Low-dose MBI as effective as mammo in screening dense breasts
Article Thumbnail ImageNovember 28, 2012 -- CHICAGO - Low-dose molecular breast imaging (MBI) can outperform screening mammography to detect cancer in women with dense breasts, according to a study presented on Tuesday at the annual RSNA meeting.

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Researchers from the Mayo Clinic in Rochester, MN, used an 8-mCi dose of technetium-99m (Tc-99m) sestamibi rather than 20 mCi in MBI exams on more than 1,600 women with dense breasts. MBI still detected more cancers than mammograms, the group found.

This study is a follow-up to last year's research by lead study author Dr. Deborah Rhodes, associate professor of medicine, and colleagues, who found that adding MBI with 20-mCi Tc-99m sestamibi increased the diagnostic yield for breast cancer from 3.2 per 1,000 for screening mammography alone to 10.7 per 1,000 for the combination of both modalities (Radiology, January 2011, Vol. 258:1, pp. 106-118).

"We have previously demonstrated that the addition of MBI to mammography increased the detection of node-negative breast cancer in dense breasts by 7.5 per 1,000 women screened," Rhodes said.

The study presented at this week's RSNA meeting by Rhodes was performed using two MBI systems composed of detectors from Gamma Medica and GE Healthcare.

All asymptomatic women undergoing routine screening mammography at the Mayo Clinic with heterogeneously or extremely dense breasts on a past mammogram were invited to enroll prior to undergoing either imaging technique.

MBI images were acquired immediately after injection of Tc-99m with two views per breast. Images were interpreted on a five-point scale, following the BI-RADS criteria of 1 as negative and 5 as highly suggestive of malignancy.

MBI final assessment scores of 3, 4, or 5 generated a combined read with a mammogram. Findings not explained by the combined read generated a diagnostic mammogram and ultrasound. If those findings were inclusive, patients received an MRI scan or a six-month follow-up MBI, depending on the level of suspicion.

Currently, there are 1,636 participants in the study (mean age, 58 years). The majority of the women are postmenopausal and have heterogeneously dense breasts.

So far, Rhodes noted, 21 women have been diagnosed with cancer. Of those women, the cancer was detected by mammography only in two cases, compared with 14 detected by MBI only. Both modalities discovered the cancer in three cases, and two cancers were missed by both MBI and mammography. In addition, two women had contralateral cancers that were found only by MBI.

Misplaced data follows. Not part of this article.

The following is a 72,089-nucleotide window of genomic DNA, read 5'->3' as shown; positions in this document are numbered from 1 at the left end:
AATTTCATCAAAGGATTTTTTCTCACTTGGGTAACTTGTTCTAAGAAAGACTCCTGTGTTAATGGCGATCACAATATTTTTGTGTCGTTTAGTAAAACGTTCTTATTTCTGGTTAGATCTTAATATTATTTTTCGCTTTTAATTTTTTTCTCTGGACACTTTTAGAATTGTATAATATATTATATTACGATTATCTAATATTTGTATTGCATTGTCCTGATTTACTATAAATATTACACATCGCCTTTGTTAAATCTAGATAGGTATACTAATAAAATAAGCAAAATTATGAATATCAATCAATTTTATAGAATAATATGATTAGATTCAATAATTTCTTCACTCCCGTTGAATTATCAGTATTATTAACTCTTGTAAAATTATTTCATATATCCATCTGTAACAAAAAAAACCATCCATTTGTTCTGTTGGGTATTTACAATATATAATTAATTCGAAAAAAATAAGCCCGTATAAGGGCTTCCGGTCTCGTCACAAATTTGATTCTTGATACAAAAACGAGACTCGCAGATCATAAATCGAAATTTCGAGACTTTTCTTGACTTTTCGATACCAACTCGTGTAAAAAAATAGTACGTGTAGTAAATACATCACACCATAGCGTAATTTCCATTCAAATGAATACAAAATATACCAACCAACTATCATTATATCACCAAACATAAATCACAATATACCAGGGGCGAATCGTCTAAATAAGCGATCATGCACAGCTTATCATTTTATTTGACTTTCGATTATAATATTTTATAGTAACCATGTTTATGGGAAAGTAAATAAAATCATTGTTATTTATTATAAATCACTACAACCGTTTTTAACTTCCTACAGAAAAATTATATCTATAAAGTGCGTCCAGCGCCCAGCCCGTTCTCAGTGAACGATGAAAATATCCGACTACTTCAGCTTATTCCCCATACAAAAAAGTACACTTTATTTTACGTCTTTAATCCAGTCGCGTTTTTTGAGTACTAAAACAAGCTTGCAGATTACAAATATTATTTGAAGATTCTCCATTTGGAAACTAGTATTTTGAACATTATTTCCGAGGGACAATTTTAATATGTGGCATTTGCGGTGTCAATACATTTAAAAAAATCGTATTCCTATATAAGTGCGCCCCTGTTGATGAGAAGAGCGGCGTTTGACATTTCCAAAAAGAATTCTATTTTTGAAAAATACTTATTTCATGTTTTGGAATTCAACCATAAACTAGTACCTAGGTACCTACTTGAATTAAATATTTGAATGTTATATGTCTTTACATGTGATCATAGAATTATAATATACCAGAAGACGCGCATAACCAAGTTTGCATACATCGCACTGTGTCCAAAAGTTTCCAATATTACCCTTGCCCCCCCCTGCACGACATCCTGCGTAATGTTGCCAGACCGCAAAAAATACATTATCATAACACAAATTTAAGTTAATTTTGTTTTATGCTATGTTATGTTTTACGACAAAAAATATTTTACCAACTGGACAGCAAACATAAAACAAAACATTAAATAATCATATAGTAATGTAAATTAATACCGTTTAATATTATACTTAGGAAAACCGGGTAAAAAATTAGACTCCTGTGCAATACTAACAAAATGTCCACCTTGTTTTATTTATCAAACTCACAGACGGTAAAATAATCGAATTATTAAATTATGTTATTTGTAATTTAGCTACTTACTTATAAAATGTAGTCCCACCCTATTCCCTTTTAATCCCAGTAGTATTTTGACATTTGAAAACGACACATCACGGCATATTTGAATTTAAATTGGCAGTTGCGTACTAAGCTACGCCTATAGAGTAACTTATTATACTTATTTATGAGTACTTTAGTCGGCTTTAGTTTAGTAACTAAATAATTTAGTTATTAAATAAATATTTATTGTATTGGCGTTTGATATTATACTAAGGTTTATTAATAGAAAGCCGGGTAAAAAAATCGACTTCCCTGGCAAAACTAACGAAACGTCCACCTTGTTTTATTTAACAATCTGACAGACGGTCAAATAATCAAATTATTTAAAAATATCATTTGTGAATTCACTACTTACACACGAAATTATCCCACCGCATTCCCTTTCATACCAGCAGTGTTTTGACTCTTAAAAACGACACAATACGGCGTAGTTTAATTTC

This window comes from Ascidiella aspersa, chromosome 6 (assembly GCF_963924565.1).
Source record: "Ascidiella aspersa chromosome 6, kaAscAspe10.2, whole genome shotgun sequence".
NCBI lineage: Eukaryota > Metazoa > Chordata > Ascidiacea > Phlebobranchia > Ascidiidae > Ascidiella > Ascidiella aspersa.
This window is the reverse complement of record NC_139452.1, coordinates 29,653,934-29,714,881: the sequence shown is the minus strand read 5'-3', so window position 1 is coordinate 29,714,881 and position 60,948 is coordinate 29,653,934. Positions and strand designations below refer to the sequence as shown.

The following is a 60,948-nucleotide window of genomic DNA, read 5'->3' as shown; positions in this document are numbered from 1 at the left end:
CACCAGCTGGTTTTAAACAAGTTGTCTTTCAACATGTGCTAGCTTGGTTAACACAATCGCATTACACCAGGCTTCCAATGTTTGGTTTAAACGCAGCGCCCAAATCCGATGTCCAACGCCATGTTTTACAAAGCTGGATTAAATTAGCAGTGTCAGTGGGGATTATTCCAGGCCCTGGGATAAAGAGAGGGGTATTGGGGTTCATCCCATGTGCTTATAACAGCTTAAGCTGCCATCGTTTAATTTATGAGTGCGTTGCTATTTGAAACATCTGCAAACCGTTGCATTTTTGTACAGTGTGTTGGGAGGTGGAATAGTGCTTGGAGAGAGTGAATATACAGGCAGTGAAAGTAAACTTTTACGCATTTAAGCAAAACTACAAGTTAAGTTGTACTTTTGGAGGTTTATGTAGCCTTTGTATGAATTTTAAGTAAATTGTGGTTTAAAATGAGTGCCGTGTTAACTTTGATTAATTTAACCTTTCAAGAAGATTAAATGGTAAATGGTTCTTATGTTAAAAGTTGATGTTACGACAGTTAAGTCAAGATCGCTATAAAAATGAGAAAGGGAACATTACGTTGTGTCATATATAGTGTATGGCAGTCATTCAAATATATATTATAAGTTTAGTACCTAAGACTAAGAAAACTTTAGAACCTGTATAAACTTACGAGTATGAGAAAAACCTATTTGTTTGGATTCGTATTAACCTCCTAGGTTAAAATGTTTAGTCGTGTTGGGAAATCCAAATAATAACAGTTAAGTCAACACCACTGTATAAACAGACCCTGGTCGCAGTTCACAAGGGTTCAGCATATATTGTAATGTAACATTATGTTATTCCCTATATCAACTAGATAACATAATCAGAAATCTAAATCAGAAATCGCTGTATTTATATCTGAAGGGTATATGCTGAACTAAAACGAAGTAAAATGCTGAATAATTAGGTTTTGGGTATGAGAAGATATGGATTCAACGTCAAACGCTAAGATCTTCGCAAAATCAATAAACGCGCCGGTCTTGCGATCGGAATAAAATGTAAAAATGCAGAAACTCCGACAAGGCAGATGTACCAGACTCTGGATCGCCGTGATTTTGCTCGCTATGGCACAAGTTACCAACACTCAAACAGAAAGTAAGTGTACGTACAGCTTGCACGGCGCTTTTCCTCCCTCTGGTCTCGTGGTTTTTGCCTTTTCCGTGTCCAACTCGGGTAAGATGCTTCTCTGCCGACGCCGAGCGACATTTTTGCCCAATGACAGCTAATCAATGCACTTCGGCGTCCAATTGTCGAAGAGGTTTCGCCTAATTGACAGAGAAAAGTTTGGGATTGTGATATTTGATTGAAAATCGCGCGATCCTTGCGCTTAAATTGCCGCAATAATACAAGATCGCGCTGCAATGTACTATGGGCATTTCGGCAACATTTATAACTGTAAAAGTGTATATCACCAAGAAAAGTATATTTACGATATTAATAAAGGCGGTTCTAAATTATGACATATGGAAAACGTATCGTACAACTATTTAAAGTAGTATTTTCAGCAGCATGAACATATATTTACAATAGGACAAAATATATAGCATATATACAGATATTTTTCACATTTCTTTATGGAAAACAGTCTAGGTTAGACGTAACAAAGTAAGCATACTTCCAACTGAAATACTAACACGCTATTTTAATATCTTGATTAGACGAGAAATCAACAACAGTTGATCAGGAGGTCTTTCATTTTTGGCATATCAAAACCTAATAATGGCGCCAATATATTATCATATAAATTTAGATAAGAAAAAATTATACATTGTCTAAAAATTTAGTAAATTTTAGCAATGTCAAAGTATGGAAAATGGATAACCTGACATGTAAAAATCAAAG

Of the cancer detected only on MBI, most occurred in postmenopausal women with heterogeneously dense breasts. "It is interesting to note that three of the participants with cancers detected only on MBI had breasts that were not considered dense," Rhodes added.

In the 14 women with cancer detected by MBI only, 11 cancers were invasive with a median size of 0.9 cm, ranging from 0.5 cm to 4.1 cm. Nine of the 11 cancers were node-negative.

In the four women whose cancers were not detected by MBI, three cancers were invasive with a median size of 0.6 cm, ranging from 0.3 cm to 0.7 cm. All of the cancers were node-negative.

The sensitivity of mammography in this study was 24%, compared with 81% for MBI and 91% for the combination of both modalities. "Because one-quarter of the participants are still awaiting one-year follow-up, we have not yet calculated statistical significance or specificity," Rhodes explained.

The recall rate for MBI (7.7%) was less than for mammography (11%), the group also found.

In addition, while MBI generated 2.2% more biopsies than mammography alone, the positive predictive value (PPV) of those biopsies by MBI was five times greater than that of mammography.

Follow-up results are available for approximately 75% of the study's participants, and "we have demonstrated that we maintained sensitivity for the detection of breast cancer despite substantial lowering of the radiation dose," Rhodes said.

Rhodes and colleagues also compared their results with recently published papers evaluating screening ultrasound and screening MRI for cancer in dense breasts. She said that MBI "compares very favorably to these modalities in terms of the lowest number of images generated per study with the lowest percentage of recalls and highest PPV."

MRI was the only modality with a more favorable diagnostic yield, "but the cost of this modality is a considerable disadvantage in the screening study," Rhodes noted.

She and her colleagues are continuing their research by comparing the incidence and diagnostic performance of MBI using a 4-mCi dose of Tc-99m, which is equivalent to the effective dose of two digital mammograms, she said. A cost efficacy analysis is also under way.

"Important next steps for this technology include multicenter, prospective clinical trials and the direct comparison of MBI to whole-breast screening ultrasound in the dense breast," Rhodes concluded.